Choosing The Best Plant
Choosing The Best Plant
Now that it’s finally planting season we have many customers shopping for great plants for their gardens. When faced with a nursery that’s filled with so many choices, how do you pick the best plant? Here are some general guidelines:
- Start with the size that you want. Some people find smaller plants easier to handle, and others want the instant satisfaction of a larger selection. Once you’ve decided which size plant suits your needs and budget, compare the shapes of those on display.
- If the plants that you’re considering are flowering varieties the advantage to choosing one that’s already in bloom is that you clear see what the flower color looks like. Sometimes tags are faded or not quite accurate when it comes to color, so if you have the flower in front of you there are no surprises. On the other hand, a plant that hasn’t come into bloom yet will be enjoyed through the entire process of bud and flowering.
- Look for plants that don’t have major wounds on their trunks or stems. Small scratches here and there aren’t a problem, but since wounds can be places where diseases can enter, it’s best to avoid a stem with a large gash or scrapped bark.
- When selecting a large-growing shrub or tree, look at the top of the soil for signs of a “girdling root.” These are roots that have wrapped all around the base of a plant early in life, and they are usually clearly visible at the soil surface. Most growers pull such plants out of their offerings, but it’s nevertheless good to check since girdling roots will ultimately end up killing your shrub or tree.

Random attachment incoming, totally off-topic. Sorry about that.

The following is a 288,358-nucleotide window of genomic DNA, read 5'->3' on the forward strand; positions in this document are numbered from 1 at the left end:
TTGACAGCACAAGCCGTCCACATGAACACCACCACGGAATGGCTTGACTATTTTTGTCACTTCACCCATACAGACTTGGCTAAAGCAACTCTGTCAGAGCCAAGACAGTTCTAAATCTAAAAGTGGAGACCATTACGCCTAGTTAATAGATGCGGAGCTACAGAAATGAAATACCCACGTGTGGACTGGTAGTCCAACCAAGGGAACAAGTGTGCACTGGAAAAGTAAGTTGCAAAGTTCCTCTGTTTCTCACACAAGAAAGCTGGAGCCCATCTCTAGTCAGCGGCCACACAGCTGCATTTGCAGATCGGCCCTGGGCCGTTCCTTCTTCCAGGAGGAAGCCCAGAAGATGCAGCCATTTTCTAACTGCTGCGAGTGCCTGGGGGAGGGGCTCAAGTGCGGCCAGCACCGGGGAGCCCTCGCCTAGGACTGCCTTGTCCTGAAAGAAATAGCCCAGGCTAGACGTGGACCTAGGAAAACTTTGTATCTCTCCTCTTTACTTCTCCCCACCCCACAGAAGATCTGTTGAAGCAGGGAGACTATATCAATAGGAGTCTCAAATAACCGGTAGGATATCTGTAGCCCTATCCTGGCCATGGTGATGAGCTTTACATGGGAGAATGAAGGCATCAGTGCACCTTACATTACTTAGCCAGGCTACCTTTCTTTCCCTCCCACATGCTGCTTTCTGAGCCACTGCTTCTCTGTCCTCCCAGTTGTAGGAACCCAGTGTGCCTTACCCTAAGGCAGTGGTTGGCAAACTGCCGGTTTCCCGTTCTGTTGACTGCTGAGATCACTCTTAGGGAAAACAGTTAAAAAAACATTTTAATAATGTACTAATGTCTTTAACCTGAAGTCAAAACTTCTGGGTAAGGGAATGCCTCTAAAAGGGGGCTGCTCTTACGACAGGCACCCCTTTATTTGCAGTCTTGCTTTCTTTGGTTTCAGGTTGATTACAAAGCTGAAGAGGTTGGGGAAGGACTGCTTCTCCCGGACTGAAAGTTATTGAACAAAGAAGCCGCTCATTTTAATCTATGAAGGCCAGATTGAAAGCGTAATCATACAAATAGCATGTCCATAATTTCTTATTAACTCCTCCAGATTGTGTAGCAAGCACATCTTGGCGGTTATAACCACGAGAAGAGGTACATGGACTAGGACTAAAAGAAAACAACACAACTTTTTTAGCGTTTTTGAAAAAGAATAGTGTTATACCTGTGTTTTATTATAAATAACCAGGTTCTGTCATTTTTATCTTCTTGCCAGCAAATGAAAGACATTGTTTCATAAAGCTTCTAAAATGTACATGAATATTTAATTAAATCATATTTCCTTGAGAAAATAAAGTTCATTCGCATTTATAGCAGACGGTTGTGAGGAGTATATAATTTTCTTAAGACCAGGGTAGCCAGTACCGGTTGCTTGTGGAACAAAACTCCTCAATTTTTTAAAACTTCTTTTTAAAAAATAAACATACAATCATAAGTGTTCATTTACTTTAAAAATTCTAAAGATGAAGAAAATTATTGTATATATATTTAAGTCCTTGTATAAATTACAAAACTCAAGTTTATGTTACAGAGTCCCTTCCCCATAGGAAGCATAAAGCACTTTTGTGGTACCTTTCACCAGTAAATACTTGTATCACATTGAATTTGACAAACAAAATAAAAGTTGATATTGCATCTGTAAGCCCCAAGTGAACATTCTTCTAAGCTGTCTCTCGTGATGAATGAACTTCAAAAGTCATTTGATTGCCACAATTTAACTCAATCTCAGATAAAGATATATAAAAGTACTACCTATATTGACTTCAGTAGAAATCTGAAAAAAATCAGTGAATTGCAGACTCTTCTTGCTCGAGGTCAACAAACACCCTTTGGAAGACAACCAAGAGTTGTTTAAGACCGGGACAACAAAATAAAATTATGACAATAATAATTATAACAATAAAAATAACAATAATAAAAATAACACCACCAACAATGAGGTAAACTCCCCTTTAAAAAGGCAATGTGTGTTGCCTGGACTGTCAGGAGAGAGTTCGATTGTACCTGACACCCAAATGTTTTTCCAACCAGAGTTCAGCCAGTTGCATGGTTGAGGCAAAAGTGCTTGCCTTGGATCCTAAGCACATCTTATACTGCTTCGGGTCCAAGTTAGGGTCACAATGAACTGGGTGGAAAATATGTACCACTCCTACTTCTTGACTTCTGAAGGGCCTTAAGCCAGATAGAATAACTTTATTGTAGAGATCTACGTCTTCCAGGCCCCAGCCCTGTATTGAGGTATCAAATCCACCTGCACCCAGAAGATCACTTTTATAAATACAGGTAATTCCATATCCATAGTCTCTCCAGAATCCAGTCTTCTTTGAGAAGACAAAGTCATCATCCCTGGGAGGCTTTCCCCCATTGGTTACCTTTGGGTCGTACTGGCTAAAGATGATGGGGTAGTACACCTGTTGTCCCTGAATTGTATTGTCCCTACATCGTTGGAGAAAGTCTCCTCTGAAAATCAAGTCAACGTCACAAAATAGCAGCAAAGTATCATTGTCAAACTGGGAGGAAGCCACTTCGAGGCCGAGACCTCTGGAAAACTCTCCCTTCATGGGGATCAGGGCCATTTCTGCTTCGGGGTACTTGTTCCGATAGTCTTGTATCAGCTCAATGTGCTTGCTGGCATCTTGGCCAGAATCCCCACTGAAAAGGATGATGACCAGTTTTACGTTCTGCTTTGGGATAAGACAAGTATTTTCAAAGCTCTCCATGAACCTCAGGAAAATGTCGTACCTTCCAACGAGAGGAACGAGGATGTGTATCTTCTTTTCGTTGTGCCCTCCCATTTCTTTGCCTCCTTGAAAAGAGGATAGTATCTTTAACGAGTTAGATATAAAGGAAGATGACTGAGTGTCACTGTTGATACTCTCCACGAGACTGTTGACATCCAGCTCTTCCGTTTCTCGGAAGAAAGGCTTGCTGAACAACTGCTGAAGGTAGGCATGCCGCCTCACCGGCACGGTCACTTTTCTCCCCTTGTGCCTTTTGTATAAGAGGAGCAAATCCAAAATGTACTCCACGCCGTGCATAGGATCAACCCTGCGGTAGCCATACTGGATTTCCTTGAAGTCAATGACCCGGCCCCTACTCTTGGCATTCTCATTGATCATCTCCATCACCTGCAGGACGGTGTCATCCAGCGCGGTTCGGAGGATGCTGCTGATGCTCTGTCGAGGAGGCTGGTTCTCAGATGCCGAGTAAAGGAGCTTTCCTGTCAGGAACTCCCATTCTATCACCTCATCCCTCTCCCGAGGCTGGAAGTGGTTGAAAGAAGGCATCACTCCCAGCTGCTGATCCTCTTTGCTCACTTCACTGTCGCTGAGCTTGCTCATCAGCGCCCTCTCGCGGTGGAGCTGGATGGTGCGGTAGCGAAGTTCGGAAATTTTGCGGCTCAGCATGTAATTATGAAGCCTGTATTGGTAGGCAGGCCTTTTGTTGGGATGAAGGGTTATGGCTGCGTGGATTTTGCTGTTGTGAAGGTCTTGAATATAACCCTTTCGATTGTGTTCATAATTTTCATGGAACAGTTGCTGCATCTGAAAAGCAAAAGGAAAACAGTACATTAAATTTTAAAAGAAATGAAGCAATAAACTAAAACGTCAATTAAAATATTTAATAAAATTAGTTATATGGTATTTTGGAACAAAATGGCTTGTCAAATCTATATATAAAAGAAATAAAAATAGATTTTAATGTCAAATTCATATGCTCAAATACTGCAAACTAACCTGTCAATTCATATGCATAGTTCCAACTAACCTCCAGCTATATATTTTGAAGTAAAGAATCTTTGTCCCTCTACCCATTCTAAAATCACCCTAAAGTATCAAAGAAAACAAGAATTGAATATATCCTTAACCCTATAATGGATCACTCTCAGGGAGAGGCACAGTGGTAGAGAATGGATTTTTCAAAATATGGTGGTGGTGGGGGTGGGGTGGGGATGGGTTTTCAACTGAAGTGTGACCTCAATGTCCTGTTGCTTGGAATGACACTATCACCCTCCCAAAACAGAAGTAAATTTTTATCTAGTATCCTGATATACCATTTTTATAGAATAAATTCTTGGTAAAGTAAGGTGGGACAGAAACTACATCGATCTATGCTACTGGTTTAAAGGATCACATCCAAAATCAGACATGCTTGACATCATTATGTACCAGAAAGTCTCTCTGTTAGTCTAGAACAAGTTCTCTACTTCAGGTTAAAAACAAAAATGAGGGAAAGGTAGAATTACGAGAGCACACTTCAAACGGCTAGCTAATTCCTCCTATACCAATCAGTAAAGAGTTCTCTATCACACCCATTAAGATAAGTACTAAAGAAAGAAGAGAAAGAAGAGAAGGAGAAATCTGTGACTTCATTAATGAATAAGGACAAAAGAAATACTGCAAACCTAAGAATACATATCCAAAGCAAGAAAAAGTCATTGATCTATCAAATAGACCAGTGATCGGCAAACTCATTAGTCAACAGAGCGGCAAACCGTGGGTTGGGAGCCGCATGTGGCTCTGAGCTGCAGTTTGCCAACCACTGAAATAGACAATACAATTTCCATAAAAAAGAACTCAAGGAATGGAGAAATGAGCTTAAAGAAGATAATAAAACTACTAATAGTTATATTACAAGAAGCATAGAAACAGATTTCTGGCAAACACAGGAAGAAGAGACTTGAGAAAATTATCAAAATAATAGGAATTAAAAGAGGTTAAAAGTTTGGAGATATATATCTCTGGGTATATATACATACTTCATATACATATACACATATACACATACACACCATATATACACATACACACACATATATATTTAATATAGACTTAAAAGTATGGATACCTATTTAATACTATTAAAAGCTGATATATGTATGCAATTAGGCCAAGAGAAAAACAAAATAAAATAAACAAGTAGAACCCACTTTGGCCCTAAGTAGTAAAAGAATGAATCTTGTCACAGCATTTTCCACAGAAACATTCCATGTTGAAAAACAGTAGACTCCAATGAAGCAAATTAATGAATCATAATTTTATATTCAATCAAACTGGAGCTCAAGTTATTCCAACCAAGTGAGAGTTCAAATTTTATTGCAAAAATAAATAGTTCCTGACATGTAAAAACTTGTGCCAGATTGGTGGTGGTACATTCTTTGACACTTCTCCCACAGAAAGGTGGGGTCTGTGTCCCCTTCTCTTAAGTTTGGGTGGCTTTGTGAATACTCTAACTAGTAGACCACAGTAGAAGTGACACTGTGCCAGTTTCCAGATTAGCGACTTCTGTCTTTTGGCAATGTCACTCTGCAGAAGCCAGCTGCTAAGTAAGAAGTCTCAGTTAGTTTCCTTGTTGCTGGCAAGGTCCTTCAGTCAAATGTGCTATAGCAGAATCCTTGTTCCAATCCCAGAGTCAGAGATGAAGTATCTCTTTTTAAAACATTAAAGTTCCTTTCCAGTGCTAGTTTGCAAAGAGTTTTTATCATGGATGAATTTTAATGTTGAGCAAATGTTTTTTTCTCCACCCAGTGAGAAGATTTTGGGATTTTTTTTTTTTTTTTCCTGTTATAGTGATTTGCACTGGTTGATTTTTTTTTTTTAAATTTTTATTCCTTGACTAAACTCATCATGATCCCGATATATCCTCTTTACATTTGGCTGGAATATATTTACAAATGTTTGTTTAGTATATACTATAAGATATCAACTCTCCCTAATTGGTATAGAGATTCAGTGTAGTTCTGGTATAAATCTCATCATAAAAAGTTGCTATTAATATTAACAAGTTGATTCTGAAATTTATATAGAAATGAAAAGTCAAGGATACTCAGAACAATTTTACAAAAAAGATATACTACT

- A few leaf spots aren’t usually a concern, especially on trees, shrubs and perennials. Plants such as Hydrangeas are prone to getting leaf spot when watered frequently overhead, so they may have a dark spot or two when in the nursery. This is only a cosmetic issue and won’t be a problem, nor will it spread, once the plant is placed in the garden and watered less frequently. Some perennials such as Gaura naturally develop spots on their foliage. When in doubt, ask one of our employees what is natural for the plant you’re considering.
- One reason for buying your plants at an independent garden center is that those plants have been consistently watered. Plants on display at box stores are frequently seen wilted and under stress; such selections aren’t the best choice because their roots may have died back because they have repeatedly dried.
- We’re happy to help you choose “the pick of the litter” when you come into the garden center…just ask!
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